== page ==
If the Harvard Athletic Department were looking to begin a campaign advertising the Harvard athlete, it would probably choose someone like Leslie Greis as what it would like to believe is the typical Harvard athlete.
The University's often-questioned, sometimes-praised approach to intercollegiate athletics distinguishes Harvard, and the Ivy League in general, from many other institutions of higher education.
But Leslie Greis is 100 per cent Harvard. Her attitudes and philosophies would delight even the staunchest Crimson traditionalist.
Consider the following views of the sophomore center and varsity golfer: "I wasn't too pleased about being put on J.V. [basketball] this year after playing varsity last season, but I realize you have to prove yourself every year. I tried not to let it bother me--it's only one part of my life at Harvard.
"Everyone has their cycles. I try to make up for what I lack in ability with motivation.
"The attitude towards sports here is a healthy one--sports for all."
She sounds like she's preparing to write a brochure for prospective freshmen about Harvard athletics, but it's real--she actually feels comfortable in the Harvard system.
Greis is a local talent, coming out of Holden, Mass., and Wachusett Regional High School. While there, she lettered in field hockey, basketball, and golf; and her decision to go to Harvard rather than Brown came about for a number of reasons.
"My whole family went to Brown and, to a certain extent, I wanted to be different," she says. "I felt as if I'd already been to Brown, having been brought up at reunions and such."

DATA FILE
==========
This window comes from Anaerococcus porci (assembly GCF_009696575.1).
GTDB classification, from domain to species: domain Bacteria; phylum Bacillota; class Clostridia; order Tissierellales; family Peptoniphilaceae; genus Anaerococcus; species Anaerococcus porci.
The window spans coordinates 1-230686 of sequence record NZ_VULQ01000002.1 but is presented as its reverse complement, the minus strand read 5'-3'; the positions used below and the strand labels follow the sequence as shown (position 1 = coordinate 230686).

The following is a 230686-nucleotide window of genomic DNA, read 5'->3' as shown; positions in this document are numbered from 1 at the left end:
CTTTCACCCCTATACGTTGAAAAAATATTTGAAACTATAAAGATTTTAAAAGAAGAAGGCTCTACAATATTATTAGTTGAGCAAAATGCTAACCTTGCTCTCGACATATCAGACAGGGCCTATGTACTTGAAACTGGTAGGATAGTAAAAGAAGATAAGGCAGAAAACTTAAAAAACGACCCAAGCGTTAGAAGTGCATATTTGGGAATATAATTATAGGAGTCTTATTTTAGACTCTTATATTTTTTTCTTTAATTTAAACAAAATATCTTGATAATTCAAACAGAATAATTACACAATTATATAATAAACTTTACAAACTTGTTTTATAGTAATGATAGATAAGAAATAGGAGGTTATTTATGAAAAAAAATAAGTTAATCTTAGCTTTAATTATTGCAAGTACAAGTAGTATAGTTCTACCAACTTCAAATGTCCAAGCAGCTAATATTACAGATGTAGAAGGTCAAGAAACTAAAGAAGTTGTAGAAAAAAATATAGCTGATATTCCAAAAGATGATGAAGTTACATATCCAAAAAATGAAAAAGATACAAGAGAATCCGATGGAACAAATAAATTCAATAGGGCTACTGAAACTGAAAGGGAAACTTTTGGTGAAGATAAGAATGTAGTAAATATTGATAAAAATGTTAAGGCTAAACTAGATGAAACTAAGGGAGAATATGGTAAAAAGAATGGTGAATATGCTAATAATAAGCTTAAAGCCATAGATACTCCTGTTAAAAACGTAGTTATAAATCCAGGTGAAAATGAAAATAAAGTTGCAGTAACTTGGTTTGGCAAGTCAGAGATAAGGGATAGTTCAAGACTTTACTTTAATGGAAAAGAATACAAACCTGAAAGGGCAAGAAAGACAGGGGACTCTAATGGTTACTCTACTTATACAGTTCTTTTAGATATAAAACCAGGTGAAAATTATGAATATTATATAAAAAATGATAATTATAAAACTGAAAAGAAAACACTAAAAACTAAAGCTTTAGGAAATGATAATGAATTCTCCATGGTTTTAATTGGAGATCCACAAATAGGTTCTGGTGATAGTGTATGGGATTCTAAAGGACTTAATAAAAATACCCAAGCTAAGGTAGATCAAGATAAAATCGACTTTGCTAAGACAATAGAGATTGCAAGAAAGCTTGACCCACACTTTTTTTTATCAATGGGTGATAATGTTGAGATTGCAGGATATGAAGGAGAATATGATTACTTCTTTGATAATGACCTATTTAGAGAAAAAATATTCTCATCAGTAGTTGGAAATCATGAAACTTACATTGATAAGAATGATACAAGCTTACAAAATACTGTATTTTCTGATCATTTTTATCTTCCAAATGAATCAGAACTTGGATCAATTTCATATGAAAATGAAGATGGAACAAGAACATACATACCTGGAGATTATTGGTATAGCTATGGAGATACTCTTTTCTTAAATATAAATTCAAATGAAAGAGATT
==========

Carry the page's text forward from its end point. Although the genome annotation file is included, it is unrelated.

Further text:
Greis says she also likes Cambridge and the Northeast in general. "I considered Duke, because they have a women's golf team and also a good academic program," Greis says. But she explains, in a fashion that would delight Harvard idealists, that her decision to come to Cambridge involved a bit of foresight.
"Golf is not everything," she contends. "It's important to me, but it's not something you can count on for the rest of your life. An education is."
It almost sounds like propaganda, but Greis is sincere in her opinions, and her actions support her views. She is here playing for the men's golf team, sacrificing the chance to be a top woman golfer or even a scholarship golfer. Instead, she's a Harvard athlete getting a Harvard education.
But setting aside the philosophical for a moment, Greis works into the Harvard program as a talented athlete. Spring and fall are spent on the links, but the winter brings her to the basketball court where she has proved explosive.
Crimson coach Carole Kleinfelder says, "Although Leslie's not our tallest player, her instincts inside have made her our starting center. What she does may not be technically correct, but the results are always there."
The first time she saw varsity action, last February in the Ivy Tournament in Philadelphia, Greis shocked host Penn with a game-high 29 points. Since then, Greis, working from the low post, has been a strong offensive threat and a consistent double-figure scorer. She has fit into the women's program quite well. In fact, she's fit into the University quite well.
She says that as both a woman and an athlete she is "comfortable" at Harvard.
Now that's something that's probably not so typical at Harvard.